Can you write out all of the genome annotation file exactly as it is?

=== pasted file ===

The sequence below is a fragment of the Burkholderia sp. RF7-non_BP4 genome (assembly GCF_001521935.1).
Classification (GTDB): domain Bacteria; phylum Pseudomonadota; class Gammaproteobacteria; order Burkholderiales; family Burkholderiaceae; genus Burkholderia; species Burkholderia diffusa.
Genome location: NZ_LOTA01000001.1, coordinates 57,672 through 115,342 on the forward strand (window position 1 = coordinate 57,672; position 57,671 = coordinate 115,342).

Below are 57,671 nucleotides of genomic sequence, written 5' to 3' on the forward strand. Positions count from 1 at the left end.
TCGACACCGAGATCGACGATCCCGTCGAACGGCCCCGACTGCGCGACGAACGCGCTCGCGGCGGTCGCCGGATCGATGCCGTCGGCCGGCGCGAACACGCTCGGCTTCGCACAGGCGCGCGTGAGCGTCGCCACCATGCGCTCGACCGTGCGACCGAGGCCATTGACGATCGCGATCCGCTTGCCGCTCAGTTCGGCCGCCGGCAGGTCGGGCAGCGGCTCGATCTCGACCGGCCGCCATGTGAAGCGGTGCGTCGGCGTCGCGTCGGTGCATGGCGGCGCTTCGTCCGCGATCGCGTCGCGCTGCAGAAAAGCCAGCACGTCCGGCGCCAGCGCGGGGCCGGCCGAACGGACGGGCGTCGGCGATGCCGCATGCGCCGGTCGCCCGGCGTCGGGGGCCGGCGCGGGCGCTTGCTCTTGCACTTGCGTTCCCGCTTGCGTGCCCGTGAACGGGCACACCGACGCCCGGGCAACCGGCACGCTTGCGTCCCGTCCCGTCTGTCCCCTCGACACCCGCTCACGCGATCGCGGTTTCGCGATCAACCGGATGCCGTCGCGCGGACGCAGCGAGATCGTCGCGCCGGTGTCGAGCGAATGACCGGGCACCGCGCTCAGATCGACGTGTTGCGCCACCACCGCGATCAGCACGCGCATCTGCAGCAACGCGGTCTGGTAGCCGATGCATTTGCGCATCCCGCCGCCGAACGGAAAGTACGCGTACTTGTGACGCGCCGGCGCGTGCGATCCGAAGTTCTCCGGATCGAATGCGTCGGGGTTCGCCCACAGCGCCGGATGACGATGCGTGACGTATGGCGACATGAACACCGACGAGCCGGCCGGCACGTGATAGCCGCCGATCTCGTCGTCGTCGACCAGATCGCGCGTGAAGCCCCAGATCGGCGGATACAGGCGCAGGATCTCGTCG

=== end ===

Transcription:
The sequence below is a fragment of the Burkholderia sp. RF7-non_BP4 genome (assembly GCF_001521935.1).
Classification (GTDB): domain Bacteria; phylum Pseudomonadota; class Gammaproteobacteria; order Burkholderiales; family Burkholderiaceae; genus Burkholderia; species Burkholderia diffusa.
Genome location: NZ_LOTA01000001.1, coordinates 57,672 through 115,342 on the forward strand (window position 1 = coordinate 57,672; position 57,671 = coordinate 115,342).

Below are 57,671 nucleotides of genomic sequence, written 5' to 3' on the forward strand. Positions count from 1 at the left end.
TCGACACCGAGATCGACGATCCCGTCGAACGGCCCCGACTGCGCGACGAACGCGCTCGCGGCGGTCGCCGGATCGATGCCGTCGGCCGGCGCGAACACGCTCGGCTTCGCACAGGCGCGCGTGAGCGTCGCCACCATGCGCTCGACCGTGCGACCGAGGCCATTGACGATCGCGATCCGCTTGCCGCTCAGTTCGGCCGCCGGCAGGTCGGGCAGCGGCTCGATCTCGACCGGCCGCCATGTGAAGCGGTGCGTCGGCGTCGCGTCGGTGCATGGCGGCGCTTCGTCCGCGATCGCGTCGCGCTGCAGAAAAGCCAGCACGTCCGGCGCCAGCGCGGGGCCGGCCGAACGGACGGGCGTCGGCGATGCCGCATGCGCCGGTCGCCCGGCGTCGGGGGCCGGCGCGGGCGCTTGCTCTTGCACTTGCGTTCCCGCTTGCGTGCCCGTGAACGGGCACACCGACGCCCGGGCAACCGGCACGCTTGCGTCCCGTCCCGTCTGTCCCCTCGACACCCGCTCACGCGATCGCGGTTTCGCGATCAACCGGATGCCGTCGCGCGGACGCAGCGAGATCGTCGCGCCGGTGTCGAGCGAATGACCGGGCACCGCGCTCAGATCGACGTGTTGCGCCACCACCGCGATCAGCACGCGCATCTGCAGCAACGCGGTCTGGTAGCCGATGCATTTGCGCATCCCGCCGCCGAACGGAAAGTACGCGTACTTGTGACGCGCCGGCGCGTGCGATCCGAAGTTCTCCGGATCGAATGCGTCGGGGTTCGCCCACAGCGCCGGATGACGATGCGTGACGTATGGCGACATGAACACCGACGAGCCGGCCGGCACGTGATAGCCGCCGATCTCGTCGTCGTCGACCAGATCGCGCGTGAAGCCCCAGATCGGCGGATACAGGCGCAGGATCTCGTCG